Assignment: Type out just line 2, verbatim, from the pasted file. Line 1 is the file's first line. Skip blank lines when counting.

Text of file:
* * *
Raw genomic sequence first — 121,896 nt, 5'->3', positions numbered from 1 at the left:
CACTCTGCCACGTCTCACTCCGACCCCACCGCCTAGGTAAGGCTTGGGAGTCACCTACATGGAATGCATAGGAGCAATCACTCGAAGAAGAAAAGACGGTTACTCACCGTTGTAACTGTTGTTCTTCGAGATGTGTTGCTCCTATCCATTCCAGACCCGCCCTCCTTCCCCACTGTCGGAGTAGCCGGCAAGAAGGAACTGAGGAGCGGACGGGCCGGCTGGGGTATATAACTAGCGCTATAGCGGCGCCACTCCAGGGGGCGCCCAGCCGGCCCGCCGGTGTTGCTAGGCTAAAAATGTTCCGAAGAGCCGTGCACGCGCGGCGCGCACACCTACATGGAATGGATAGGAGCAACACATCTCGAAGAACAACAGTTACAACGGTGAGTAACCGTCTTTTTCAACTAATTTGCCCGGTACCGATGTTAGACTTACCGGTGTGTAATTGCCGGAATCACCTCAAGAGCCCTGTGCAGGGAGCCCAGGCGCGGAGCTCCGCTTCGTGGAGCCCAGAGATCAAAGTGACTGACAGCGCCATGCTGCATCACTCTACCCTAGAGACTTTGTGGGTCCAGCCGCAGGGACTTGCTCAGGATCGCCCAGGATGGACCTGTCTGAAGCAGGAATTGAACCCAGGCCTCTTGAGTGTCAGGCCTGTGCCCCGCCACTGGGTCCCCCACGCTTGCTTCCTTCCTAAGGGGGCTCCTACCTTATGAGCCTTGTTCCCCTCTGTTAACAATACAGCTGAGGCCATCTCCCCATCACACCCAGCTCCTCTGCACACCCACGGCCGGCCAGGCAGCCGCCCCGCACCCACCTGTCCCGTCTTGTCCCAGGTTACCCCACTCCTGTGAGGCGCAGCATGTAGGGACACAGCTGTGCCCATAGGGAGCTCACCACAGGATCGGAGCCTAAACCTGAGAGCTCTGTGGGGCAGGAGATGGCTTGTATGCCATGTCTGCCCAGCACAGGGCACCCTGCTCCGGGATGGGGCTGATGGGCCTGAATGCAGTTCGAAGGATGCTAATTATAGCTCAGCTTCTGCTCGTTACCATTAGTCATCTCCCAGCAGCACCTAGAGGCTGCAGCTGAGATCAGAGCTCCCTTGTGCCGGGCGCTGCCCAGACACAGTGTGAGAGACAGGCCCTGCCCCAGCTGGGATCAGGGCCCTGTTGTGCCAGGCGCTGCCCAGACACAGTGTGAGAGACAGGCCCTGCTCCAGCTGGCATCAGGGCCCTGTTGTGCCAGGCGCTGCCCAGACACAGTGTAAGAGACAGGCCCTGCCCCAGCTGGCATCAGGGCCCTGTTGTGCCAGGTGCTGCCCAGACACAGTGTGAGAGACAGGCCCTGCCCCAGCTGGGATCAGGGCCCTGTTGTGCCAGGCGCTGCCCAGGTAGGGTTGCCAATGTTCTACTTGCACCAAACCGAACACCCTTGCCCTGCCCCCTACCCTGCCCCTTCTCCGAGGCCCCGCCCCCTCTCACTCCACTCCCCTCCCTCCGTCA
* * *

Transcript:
CACTCTGCCACGTCTCACTCCGACCCCACCGCCTAGGTAAGGCTTGGGAGTCACCTACATGGAATGCATAGGAGCAATCACTCGAAGAAGAAAAGACGGTTACTCACCGTTGTAACTGTTGTTCTTCGAGATGTGTTGCTCCTATCCATTCCAGACCCGCCCTCCTTCCCCACTGTCGGAGTAGCCGGCAAGAAGGAACTGAGGAGCGGACGGGCCGGCTGGGGTATATAACTAGCGCTATAGCGGCGCCACTCCAGGGGGCGCCCAGCCGGCCCGCCGGTGTTGCTAGGCTAAAAATGTTCCGAAGAGCCGTGCACGCGCGGCGCGCACACCTACATGGAATGGATAGGAGCAACACATCTCGAAGAACAACAGTTACAACGGTGAGTAACCGTCTTTTTCAACTAATTTGCCCGGTACCGATGTTAGACTTACCGGTGTGTAATTGCCGGAATCACCTCAAGAGCCCTGTGCAGGGAGCCCAGGCGCGGAGCTCCGCTTCGTGGAGCCCAGAGATCAAAGTGACTGACAGCGCCATGCTGCATCACTCTACCCTAGAGACTTTGTGGGTCCAGCCGCAGGGACTTGCTCAGGATCGCCCAGGATGGACCTGTCTGAAGCAGGAATTGAACCCAGGCCTCTTGAGTGTCAGGCCTGTGCCCCGCCACTGGGTCCCCCACGCTTGCTTCCTTCCTAAGGGGGCTCCTACCTTATGAGCCTTGTTCCCCTCTGTTAACAATACAGCTGAGGCCATCTCCCCATCACACCCAGCTCCTCTGCACACCCACGGCCGGCCAGGCAGCCGCCCCGCACCCACCTGTCCCGTCTTGTCCCAGGTTACCCCACTCCTGTGAGGCGCAGCATGTAGGGACACAGCTGTGCCCATAGGGAGCTCACCACAGGATCGGAGCCTAAACCTGAGAGCTCTGTGGGGCAGGAGATGGCTTGTATGCCATGTCTGCCCAGCACAGGGCACCCTGCTCCGGGATGGGGCTGATGGGCCTGAATGCAGTTCGAAGGATGCTAATTATAGCTCAGCTTCTGCTCGTTACCATTAGTCATCTCCCAGCAGCACCTAGAGGCTGCAGCTGAGATCAGAGCTCCCTTGTGCCGGGCGCTGCCCAGACACAGTGTGAGAGACAGGCCCTGCCCCAGCTGGGATCAGGGCCCTGTTGTGCCAGGCGCTGCCCAGACACAGTGTGAGAGACAGGCCCTGCTCCAGCTGGCATCAGGGCCCTGTTGTGCCAGGCGCTGCCCAGACACAGTGTAAGAGACAGGCCCTGCCCCAGCTGGCATCAGGGCCCTGTTGTGCCAGGTGCTGCCCAGACACAGTGTGAGAGACAGGCCCTGCCCCAGCTGGGATCAGGGCCCTGTTGTGCCAGGCGCTGCCCAGGTAGGGTTGCCAATGTTCTACTTGCACCAAACCGAACACCCTTGCCCTGCCCCCTACCCTGCCCCTTCTCCGAGGCCCCGCCCCCTCTCACTCCACTCCCCTCCCTCCGTCA